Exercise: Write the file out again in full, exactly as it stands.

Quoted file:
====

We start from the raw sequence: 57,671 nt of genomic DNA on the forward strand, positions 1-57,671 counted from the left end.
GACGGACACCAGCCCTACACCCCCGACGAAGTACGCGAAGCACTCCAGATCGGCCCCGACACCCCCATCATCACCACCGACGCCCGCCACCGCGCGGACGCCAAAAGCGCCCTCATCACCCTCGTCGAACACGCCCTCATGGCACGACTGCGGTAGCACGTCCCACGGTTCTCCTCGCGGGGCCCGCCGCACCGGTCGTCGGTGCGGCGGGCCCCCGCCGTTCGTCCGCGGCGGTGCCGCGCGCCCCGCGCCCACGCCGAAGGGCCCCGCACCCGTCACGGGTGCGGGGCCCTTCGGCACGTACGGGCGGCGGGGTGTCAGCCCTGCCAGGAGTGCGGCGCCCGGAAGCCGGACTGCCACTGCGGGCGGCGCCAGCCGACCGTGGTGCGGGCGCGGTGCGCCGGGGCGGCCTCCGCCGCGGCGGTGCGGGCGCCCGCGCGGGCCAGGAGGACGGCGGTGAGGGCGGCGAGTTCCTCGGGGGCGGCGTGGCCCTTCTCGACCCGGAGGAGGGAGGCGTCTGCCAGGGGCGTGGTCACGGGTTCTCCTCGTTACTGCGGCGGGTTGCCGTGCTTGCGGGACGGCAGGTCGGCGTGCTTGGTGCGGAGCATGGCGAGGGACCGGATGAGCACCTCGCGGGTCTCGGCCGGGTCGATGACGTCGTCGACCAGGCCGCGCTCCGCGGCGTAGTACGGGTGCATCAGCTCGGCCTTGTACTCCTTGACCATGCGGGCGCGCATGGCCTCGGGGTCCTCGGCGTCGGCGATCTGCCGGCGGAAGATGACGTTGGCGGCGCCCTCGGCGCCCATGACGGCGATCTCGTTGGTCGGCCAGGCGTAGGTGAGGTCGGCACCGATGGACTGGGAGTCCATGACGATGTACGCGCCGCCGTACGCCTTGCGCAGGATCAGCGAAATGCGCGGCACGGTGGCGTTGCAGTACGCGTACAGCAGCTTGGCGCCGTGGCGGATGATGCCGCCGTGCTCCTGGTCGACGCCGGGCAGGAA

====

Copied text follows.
We start from the raw sequence: 57,671 nt of genomic DNA on the forward strand, positions 1-57,671 counted from the left end.
GACGGACACCAGCCCTACACCCCCGACGAAGTACGCGAAGCACTCCAGATCGGCCCCGACACCCCCATCATCACCACCGACGCCCGCCACCGCGCGGACGCCAAAAGCGCCCTCATCACCCTCGTCGAACACGCCCTCATGGCACGACTGCGGTAGCACGTCCCACGGTTCTCCTCGCGGGGCCCGCCGCACCGGTCGTCGGTGCGGCGGGCCCCCGCCGTTCGTCCGCGGCGGTGCCGCGCGCCCCGCGCCCACGCCGAAGGGCCCCGCACCCGTCACGGGTGCGGGGCCCTTCGGCACGTACGGGCGGCGGGGTGTCAGCCCTGCCAGGAGTGCGGCGCCCGGAAGCCGGACTGCCACTGCGGGCGGCGCCAGCCGACCGTGGTGCGGGCGCGGTGCGCCGGGGCGGCCTCCGCCGCGGCGGTGCGGGCGCCCGCGCGGGCCAGGAGGACGGCGGTGAGGGCGGCGAGTTCCTCGGGGGCGGCGTGGCCCTTCTCGACCCGGAGGAGGGAGGCGTCTGCCAGGGGCGTGGTCACGGGTTCTCCTCGTTACTGCGGCGGGTTGCCGTGCTTGCGGGACGGCAGGTCGGCGTGCTTGGTGCGGAGCATGGCGAGGGACCGGATGAGCACCTCGCGGGTCTCGGCCGGGTCGATGACGTCGTCGACCAGGCCGCGCTCCGCGGCGTAGTACGGGTGCATCAGCTCGGCCTTGTACTCCTTGACCATGCGGGCGCGCATGGCCTCGGGGTCCTCGGCGTCGGCGATCTGCCGGCGGAAGATGACGTTGGCGGCGCCCTCGGCGCCCATGACGGCGATCTCGTTGGTCGGCCAGGCGTAGGTGAGGTCGGCACCGATGGACTGGGAGTCCATGACGATGTACGCGCCGCCGTACGCCTTGCGCAGGATCAGCGAAATGCGCGGCACGGTGGCGTTGCAGTACGCGTACAGCAGCTTGGCGCCGTGGCGGATGATGCCGCCGTGCTCCTGGTCGACGCCGGGCAGGAA